Moist Skin: All of the excess fluid you are carrying has to go somewhere. In this case, the fluid might start exiting through your pores, leaving your skin moist and clammy.

Rapid Pulse: Your pulse rate may go up due to your heart working overtime to deal with the increased fluid levels.

Jugular Vein Distention: Your jugular vein (in the neck area) may become more prominent due to the fluids that are building up.

High Blood Pressure: Hypertension is a regular symptom of hypervolemia as your circulatory system must deal with more weight and fluid.

Diagnosing Hypervolemia

You have all of the symptoms, and you’ve made your way to the doctor’s office.  How is the doctor going to determine whether you have hypervolemia? Hypervolemia is mainly diagnosed by its symptoms. The doctor will also go over your medical history to look for things that could have triggered hypervolemia (if you have a history of liver or kidney problems, for example). Blood work and chest radiographs may also be used to take a look inside you and confirm the doctor’s suspicions. If you have been diagnosed, treatment can then begin.

Treating Hypervolemia

The doctor has completed his diagnosis, and unfortunately, your fears have been confirmed. You are currently suffering from hypervolemia. The good news is that once it’s been diagnosed, it becomes fairly easy to treat. Hypervolemia treatments may include:

1. Diuretics

The doctor may prescribe to you diuretics in an effort to help drain some of the fluid from your body through natural body functions.

2. Dialysis

In the cases of extreme hypervolemia, hemodialysis and peritoneal dialysis may be used to relieve you of the excess fluid in those systems.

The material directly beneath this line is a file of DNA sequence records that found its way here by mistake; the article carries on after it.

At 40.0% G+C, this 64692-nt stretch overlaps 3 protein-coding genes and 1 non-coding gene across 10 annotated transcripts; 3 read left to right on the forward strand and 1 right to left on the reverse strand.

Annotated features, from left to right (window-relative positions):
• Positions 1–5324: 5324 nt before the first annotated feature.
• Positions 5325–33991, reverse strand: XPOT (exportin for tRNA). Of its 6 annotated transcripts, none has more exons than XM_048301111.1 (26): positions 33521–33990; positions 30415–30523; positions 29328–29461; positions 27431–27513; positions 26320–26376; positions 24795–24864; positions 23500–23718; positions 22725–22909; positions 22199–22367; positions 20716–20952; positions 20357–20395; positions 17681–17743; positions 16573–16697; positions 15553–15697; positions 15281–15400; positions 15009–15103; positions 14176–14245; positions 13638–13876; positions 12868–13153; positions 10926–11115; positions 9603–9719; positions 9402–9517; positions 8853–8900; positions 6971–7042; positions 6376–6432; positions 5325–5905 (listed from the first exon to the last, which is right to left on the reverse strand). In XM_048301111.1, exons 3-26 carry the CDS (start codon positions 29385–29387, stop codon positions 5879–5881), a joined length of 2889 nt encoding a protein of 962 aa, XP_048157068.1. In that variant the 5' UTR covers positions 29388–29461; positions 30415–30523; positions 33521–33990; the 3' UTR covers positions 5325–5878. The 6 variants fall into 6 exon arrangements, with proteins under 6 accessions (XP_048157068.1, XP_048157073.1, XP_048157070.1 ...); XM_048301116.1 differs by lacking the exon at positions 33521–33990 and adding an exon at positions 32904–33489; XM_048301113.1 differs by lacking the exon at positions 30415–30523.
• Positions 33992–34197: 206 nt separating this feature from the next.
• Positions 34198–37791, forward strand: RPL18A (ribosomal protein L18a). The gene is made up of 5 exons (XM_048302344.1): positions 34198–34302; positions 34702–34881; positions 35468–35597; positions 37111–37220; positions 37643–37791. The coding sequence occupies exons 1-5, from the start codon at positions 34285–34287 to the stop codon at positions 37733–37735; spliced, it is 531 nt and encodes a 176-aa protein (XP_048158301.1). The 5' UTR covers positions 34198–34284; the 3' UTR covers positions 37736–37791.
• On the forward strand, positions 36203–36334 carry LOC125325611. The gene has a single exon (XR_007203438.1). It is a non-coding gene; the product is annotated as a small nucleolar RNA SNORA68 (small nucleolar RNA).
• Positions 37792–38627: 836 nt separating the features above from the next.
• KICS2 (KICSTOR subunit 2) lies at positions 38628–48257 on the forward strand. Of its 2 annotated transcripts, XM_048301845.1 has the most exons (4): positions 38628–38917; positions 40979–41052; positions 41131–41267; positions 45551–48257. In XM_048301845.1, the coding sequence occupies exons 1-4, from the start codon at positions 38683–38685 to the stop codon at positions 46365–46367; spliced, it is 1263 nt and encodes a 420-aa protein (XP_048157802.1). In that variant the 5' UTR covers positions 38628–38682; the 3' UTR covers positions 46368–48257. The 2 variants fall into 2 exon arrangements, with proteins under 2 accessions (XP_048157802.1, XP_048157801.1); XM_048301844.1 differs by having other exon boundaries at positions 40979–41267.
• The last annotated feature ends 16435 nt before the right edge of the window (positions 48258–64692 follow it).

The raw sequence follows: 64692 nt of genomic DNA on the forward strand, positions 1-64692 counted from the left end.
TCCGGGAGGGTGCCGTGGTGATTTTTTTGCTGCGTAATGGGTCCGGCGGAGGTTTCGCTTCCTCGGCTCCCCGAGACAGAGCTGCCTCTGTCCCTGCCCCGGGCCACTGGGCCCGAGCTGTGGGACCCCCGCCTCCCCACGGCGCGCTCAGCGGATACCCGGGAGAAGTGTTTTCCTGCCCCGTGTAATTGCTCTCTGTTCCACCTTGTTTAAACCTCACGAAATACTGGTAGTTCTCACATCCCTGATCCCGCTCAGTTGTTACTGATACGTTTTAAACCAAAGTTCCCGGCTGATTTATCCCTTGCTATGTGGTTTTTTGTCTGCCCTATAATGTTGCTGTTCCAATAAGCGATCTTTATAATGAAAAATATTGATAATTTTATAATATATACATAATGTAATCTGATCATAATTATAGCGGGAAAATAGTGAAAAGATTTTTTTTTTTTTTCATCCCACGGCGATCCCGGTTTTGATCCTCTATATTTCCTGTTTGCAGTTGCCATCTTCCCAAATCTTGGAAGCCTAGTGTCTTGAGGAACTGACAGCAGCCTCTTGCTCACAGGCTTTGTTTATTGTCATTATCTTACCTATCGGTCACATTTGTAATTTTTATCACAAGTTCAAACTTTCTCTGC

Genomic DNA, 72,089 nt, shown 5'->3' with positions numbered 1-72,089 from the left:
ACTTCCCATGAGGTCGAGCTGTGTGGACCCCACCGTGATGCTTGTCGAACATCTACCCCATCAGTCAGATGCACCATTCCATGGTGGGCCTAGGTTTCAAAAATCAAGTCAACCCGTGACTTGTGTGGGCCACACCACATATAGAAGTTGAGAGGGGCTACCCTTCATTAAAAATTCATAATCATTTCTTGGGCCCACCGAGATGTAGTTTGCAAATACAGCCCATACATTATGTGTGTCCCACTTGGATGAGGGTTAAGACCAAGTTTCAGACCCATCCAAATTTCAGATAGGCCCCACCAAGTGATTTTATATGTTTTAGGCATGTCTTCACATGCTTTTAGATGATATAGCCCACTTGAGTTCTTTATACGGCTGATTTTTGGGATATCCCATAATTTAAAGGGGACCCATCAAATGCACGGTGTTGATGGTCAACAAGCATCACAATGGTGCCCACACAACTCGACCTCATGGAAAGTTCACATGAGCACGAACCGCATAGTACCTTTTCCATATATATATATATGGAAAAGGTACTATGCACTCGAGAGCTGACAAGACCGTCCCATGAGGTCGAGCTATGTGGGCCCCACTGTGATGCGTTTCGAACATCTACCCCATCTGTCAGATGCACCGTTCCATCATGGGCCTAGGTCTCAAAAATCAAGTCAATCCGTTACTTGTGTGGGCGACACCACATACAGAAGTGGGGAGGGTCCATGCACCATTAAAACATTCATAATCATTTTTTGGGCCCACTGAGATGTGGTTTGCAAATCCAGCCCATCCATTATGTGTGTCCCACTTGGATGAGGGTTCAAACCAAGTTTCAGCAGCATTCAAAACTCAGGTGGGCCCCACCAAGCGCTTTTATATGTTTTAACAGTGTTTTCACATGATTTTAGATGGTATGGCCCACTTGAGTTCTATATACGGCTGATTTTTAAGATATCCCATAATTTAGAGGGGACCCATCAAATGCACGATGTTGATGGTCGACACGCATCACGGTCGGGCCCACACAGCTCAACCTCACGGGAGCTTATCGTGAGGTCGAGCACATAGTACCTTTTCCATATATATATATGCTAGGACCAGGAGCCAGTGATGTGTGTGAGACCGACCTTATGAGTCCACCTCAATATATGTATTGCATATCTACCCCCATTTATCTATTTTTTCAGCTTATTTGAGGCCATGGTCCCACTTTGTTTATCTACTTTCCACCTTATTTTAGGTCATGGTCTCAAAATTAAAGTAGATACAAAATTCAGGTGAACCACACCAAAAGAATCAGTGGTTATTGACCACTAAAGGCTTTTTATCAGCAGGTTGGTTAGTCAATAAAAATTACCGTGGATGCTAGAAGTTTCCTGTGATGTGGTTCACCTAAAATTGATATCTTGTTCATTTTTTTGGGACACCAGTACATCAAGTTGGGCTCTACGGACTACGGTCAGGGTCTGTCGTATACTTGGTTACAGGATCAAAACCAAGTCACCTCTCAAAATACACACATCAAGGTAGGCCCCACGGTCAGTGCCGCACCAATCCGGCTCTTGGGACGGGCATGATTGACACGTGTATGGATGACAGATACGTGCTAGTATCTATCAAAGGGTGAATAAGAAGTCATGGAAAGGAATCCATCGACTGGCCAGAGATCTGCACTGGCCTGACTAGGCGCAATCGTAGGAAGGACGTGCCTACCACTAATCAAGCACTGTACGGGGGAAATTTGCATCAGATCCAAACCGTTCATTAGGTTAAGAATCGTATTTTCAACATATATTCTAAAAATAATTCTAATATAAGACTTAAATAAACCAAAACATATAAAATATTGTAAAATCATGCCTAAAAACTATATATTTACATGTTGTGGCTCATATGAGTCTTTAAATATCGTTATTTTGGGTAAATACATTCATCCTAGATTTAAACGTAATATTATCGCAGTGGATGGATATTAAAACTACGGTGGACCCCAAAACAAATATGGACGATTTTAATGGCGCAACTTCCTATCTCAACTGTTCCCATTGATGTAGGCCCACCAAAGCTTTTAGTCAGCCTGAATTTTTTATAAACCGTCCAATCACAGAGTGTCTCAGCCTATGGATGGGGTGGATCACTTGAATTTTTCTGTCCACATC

3. Change of Diet

The doctor will most likely suggest that you adopt a low-sodium diet to help reduce any fluid buildup caused by excess sodium in your system.

4. Arteriovenous and Venovenous Hemofiltration

This is another mechanical way to filter the excess fluid from your bloodstream that targets the kidneys.

You’ve noticed the symptoms, you’ve gone to the doctor, and you’ve received treatment. Now, we’ll move on to prevention methods to make sure that this doesn’t occur again.

Preventing Hypervolemia

If you’ve dealt with hypervolemia or after reading this article, never want to have to deal with hypervolemia, you may be wondering what you can do to prevent it. Here are a couple helpful tips.

  • Low-sodium diet: The buildup of excess sodium can help trigger hypervolemia, keep your sodium levels at a reasonable level.
  • Watch your fluids: If you are going to have a blood transfusion or if you have any of the medical issues we described in the above sections, keep an eye on your fluids. Make sure you’re not retaining too much fluid, keep an eye on your urine to see if you are let out as much fluid as you are putting in.

Hypervolemia Needs Treatment!

When dealing with hypervolemia, vigilance is best—especially if you have any of the underlying health conditions that may lead to it. If you are struggling with liver or kidney issues, for example, the last thing you want is to deal with the additional issues that come with hypervolemia. If you notice that you are starting to show many of the symptoms of hypervolemia, seek a doctor immediately. The faster you get treatment, the better your body will be for it.